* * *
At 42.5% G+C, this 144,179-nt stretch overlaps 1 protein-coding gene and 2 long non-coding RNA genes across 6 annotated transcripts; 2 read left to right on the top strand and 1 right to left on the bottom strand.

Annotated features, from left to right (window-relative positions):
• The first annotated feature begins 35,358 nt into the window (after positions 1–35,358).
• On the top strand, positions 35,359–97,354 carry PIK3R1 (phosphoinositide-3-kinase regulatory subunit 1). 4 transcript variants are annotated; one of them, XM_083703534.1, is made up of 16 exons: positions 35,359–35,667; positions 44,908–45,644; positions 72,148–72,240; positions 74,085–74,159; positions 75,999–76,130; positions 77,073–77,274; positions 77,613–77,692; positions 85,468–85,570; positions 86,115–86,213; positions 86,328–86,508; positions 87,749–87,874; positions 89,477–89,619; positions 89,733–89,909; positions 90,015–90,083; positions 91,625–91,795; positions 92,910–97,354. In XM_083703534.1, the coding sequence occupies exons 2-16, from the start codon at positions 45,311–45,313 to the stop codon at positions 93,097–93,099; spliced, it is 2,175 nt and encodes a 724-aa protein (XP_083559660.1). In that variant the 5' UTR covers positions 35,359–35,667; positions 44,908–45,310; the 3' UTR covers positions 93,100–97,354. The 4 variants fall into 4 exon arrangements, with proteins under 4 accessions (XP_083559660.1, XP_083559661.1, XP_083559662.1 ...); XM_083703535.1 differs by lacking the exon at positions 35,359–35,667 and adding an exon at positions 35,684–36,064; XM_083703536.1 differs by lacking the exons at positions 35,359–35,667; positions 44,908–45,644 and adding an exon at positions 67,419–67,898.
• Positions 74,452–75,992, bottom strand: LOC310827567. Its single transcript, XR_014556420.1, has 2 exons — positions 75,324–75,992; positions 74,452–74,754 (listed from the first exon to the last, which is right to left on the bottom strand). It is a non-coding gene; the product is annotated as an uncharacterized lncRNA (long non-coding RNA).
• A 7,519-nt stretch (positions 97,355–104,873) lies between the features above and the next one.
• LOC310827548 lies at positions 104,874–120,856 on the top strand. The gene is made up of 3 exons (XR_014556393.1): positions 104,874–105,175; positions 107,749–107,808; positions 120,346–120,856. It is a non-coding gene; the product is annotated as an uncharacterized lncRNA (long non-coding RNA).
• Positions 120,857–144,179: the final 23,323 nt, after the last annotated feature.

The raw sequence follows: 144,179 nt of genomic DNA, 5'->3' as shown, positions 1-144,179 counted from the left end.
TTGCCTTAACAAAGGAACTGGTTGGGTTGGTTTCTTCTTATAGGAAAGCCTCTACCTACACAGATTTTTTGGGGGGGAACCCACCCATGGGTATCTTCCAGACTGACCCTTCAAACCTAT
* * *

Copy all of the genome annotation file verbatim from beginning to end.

At 42.5% G+C, this 144,179-nt stretch overlaps 1 protein-coding gene and 2 long non-coding RNA genes across 6 annotated transcripts; 2 read left to right on the top strand and 1 right to left on the bottom strand.

Annotated features, from left to right (window-relative positions):
• The first annotated feature begins 35,358 nt into the window (after positions 1–35,358).
• On the top strand, positions 35,359–97,354 carry PIK3R1 (phosphoinositide-3-kinase regulatory subunit 1). 4 transcript variants are annotated; one of them, XM_083703534.1, is made up of 16 exons: positions 35,359–35,667; positions 44,908–45,644; positions 72,148–72,240; positions 74,085–74,159; positions 75,999–76,130; positions 77,073–77,274; positions 77,613–77,692; positions 85,468–85,570; positions 86,115–86,213; positions 86,328–86,508; positions 87,749–87,874; positions 89,477–89,619; positions 89,733–89,909; positions 90,015–90,083; positions 91,625–91,795; positions 92,910–97,354. In XM_083703534.1, the coding sequence occupies exons 2-16, from the start codon at positions 45,311–45,313 to the stop codon at positions 93,097–93,099; spliced, it is 2,175 nt and encodes a 724-aa protein (XP_083559660.1). In that variant the 5' UTR covers positions 35,359–35,667; positions 44,908–45,310; the 3' UTR covers positions 93,100–97,354. The 4 variants fall into 4 exon arrangements, with proteins under 4 accessions (XP_083559660.1, XP_083559661.1, XP_083559662.1 ...); XM_083703535.1 differs by lacking the exon at positions 35,359–35,667 and adding an exon at positions 35,684–36,064; XM_083703536.1 differs by lacking the exons at positions 35,359–35,667; positions 44,908–45,644 and adding an exon at positions 67,419–67,898.
• Positions 74,452–75,992, bottom strand: LOC310827567. Its single transcript, XR_014556420.1, has 2 exons — positions 75,324–75,992; positions 74,452–74,754 (listed from the first exon to the last, which is right to left on the bottom strand). It is a non-coding gene; the product is annotated as an uncharacterized lncRNA (long non-coding RNA).
• A 7,519-nt stretch (positions 97,355–104,873) lies between the features above and the next one.
• LOC310827548 lies at positions 104,874–120,856 on the top strand. The gene is made up of 3 exons (XR_014556393.1): positions 104,874–105,175; positions 107,749–107,808; positions 120,346–120,856. It is a non-coding gene; the product is annotated as an uncharacterized lncRNA (long non-coding RNA).
• Positions 120,857–144,179: the final 23,323 nt, after the last annotated feature.

The raw sequence follows: 144,179 nt of genomic DNA, 5'->3' as shown, positions 1-144,179 counted from the left end.
TTGCCTTAACAAAGGAACTGGTTGGGTTGGTTTCTTCTTATAGGAAAGCCTCTACCTACACAGATTTTTTGGGGGGGAACCCACCCATGGGTATCTTCCAGACTGACCCTTCAAACCTAT